DECISION COULD COME TODAY
PREPARING FOR FALL –– MAYBE?
Board of Control meets to discuss fall options
The time is coming soon for decisions to be made on the start to the 2020-21 school year amid the coronavirus pandemic.
A decision on the fall season for high school sports in Wisconsin could come as soon as today, Thursday.
Not initially scheduled to meet this month, the Wisconsin Interscholastic Athletic Association’s Board of Control met virtually today at 9 a.m. to discuss options for the fall season. So far, the WIAA has taken the stance of pressing forward with the fall season as scheduled and allowing districts to make their own decisions about whether their school teams would compete with guidance from local health departments.
That may be changing with the state’s largest school districts announcing plans to start the year virtually and the rising numbers of COVID-19 cases in the state within the last month. The Big 8 Conference, which includes schools from Madison and its suburbs, Janesville and Beloit, announced Tuesday it is not holding conference competitions and not naming conference champions in the fall since some of its members’ school facilities will be closed. At the time of the announcement, Big 8 schools that were cleared to have fall sports were allowed to schedFall sports options
ule non-conference competitions.
The Colby Board of Education Monday moved the first practice date for all of its fall sports to Aug. 18, which forced early competitions, including the first two football games, to be canceled. State football power Waunakee canceled its first two non-conference games last week and isn’t planning to start practice until Aug. 17.
A game-changer may have emerged from administrators representing the southwest corner of the state. In early July, district administrators from Cooperative Educational Service Agency (CESA) 3 submitted a proposal to the WIAA to move the 2020 fall sports season to the spring of 2021 and then move the spring sports to the summer of 2021. Winter would stay as is or, if needed, be shortened to start practices in mid-December and competitions the first week of January.
The idea seems to be gaining momentum since it became public knowledge within the last week.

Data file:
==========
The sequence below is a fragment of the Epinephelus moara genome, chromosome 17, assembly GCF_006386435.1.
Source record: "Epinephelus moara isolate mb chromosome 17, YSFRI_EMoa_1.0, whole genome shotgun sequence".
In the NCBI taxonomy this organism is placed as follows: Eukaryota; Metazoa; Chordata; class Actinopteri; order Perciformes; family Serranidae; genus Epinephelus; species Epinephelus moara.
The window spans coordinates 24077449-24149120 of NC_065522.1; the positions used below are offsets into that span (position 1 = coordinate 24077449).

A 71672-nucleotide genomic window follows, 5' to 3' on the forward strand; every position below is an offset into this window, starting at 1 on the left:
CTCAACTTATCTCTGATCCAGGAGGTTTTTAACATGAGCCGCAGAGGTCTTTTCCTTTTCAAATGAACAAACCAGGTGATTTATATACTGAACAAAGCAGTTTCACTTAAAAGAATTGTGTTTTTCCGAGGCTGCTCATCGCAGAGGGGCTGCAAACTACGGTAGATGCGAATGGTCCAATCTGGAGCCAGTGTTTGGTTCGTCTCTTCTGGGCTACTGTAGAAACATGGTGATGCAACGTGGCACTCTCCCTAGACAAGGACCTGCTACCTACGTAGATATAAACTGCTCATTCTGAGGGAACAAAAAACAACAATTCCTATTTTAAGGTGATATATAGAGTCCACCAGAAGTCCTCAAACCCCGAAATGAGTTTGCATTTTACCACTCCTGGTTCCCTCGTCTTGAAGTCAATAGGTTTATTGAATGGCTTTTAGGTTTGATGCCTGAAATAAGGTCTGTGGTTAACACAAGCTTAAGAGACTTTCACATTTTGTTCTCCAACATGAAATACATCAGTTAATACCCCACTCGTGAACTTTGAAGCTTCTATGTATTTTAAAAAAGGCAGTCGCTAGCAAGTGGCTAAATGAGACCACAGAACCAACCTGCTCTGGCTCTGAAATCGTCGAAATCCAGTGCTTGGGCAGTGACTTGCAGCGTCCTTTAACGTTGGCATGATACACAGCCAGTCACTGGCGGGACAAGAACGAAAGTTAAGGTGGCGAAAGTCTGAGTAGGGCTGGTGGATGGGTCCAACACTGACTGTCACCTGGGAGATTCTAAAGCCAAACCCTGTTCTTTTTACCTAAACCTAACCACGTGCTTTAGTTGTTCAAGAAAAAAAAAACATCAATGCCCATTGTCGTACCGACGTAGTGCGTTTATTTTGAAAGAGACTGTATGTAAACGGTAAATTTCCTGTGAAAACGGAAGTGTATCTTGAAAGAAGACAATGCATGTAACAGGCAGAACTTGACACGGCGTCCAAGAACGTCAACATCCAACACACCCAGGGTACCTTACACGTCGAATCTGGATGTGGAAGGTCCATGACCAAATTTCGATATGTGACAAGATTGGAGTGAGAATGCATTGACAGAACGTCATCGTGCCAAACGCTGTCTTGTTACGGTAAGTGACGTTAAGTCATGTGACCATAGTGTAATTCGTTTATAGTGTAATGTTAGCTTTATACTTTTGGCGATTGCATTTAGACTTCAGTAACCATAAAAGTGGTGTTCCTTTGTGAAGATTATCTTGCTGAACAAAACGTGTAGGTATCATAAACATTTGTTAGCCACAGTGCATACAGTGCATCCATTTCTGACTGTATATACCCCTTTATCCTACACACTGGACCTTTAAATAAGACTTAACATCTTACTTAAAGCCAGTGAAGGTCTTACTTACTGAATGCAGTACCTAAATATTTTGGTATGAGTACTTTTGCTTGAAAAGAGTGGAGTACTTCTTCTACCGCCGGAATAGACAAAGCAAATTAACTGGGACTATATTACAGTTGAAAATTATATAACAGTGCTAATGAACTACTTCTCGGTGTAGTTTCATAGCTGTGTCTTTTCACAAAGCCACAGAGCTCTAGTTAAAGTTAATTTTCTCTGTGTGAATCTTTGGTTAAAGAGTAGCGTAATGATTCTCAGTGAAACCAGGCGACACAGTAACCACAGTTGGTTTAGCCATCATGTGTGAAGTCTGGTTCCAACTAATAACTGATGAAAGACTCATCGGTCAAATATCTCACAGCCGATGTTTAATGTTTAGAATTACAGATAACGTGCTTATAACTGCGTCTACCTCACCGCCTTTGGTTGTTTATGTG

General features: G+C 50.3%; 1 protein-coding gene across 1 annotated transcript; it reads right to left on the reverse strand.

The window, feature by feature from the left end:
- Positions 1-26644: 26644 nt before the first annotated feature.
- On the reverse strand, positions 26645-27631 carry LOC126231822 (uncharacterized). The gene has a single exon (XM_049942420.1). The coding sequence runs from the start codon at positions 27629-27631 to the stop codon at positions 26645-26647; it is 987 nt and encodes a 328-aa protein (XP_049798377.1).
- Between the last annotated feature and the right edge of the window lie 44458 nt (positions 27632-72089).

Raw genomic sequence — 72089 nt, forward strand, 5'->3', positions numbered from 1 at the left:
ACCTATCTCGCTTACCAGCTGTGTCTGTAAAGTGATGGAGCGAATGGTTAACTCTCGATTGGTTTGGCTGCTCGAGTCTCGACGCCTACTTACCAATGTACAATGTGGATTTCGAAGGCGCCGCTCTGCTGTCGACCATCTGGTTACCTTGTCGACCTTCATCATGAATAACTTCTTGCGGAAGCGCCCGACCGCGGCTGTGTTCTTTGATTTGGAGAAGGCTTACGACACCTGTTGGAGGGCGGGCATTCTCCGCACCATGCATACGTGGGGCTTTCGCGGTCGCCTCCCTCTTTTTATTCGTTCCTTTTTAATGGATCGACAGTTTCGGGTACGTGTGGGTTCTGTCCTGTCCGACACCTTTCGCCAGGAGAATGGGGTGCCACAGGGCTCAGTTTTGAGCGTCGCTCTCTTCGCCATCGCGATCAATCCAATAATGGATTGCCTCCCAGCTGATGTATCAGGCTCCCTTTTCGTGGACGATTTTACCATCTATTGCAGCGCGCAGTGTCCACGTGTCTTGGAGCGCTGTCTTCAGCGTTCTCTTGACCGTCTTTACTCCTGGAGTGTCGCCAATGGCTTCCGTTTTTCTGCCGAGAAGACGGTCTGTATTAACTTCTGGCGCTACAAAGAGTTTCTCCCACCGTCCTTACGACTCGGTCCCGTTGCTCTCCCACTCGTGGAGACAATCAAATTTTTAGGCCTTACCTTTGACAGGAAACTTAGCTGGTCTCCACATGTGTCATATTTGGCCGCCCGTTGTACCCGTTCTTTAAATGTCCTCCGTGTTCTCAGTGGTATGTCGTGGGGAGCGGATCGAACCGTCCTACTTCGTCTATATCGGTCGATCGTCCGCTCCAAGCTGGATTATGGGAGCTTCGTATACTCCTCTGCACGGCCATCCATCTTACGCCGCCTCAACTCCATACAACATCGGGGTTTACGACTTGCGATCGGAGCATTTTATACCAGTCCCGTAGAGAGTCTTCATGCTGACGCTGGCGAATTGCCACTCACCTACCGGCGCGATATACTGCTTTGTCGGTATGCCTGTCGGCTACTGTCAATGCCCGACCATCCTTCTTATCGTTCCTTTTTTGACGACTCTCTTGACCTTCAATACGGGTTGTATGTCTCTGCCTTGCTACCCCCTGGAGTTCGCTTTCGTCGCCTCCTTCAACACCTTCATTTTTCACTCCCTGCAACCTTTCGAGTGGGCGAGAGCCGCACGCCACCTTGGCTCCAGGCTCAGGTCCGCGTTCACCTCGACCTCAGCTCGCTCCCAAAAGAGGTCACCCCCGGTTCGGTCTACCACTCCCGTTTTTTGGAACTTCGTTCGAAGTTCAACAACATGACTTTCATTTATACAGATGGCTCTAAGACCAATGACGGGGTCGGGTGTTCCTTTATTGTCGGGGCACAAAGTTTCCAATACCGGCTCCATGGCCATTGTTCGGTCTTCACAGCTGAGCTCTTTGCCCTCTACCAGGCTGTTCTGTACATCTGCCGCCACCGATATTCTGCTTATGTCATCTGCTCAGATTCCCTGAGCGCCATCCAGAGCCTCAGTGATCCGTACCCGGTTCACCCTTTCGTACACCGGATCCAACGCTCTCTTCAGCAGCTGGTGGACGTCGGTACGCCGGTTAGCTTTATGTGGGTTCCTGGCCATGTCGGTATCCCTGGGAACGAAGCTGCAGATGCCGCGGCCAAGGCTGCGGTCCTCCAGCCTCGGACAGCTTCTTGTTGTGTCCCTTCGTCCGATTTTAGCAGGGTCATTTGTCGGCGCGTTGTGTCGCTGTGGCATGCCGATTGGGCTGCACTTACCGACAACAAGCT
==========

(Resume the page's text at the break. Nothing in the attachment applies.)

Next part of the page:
“If it’s looking like we have to cancel fall sports, I’d go on record saying this is something we would have to seriously think about,” Medford district administrator Pat Sullivan said Tuesday.
The CESA 3 administrators that sent the proposal to the WIAA represented the Lancaster, Pecatonica, North Crawford, Weston, Mineral Point, Potosi, Ithaca, Fennimore, Highland, Cuba City, Seneca, Riverdale, Southwestern, Argyle, Prairie du Chien, Platteville, Barneveld, Black Hawk, Benton, Darlington, Shullsburg, Iowa-Grant, River Ridge and Dodgeville school districts.
They touted their plan as a way to keep hope alive for all seasons to be completed, even if it is in an abnormal fashion.
“If the WIAA announced this new sports season schedule as a temporary measure to combat the spread of COVID, it would provide a measure of hope to our students, coaches, families and communities that although it might look different, all WIAA student activities would be able to continue,” their letter states. “This would provide our student-athletes some optimism there could be three separate seasons as we have had in the past. This would also help reduce the mental stress of our students compared to total cancellation.”
The WIAA sent administrators throughout the state a survey over the weekend asking if their school districts preferred beginning sports programs as currently planned for fall 2020, delaying the start of the fall programs until Sept. 1 or a similar date following the opening of school, pursuing a plan like the CESA 3 administrators proposed or cancelling athletic programming for now and deciding about conducting seasons later in the year if or when conditions change.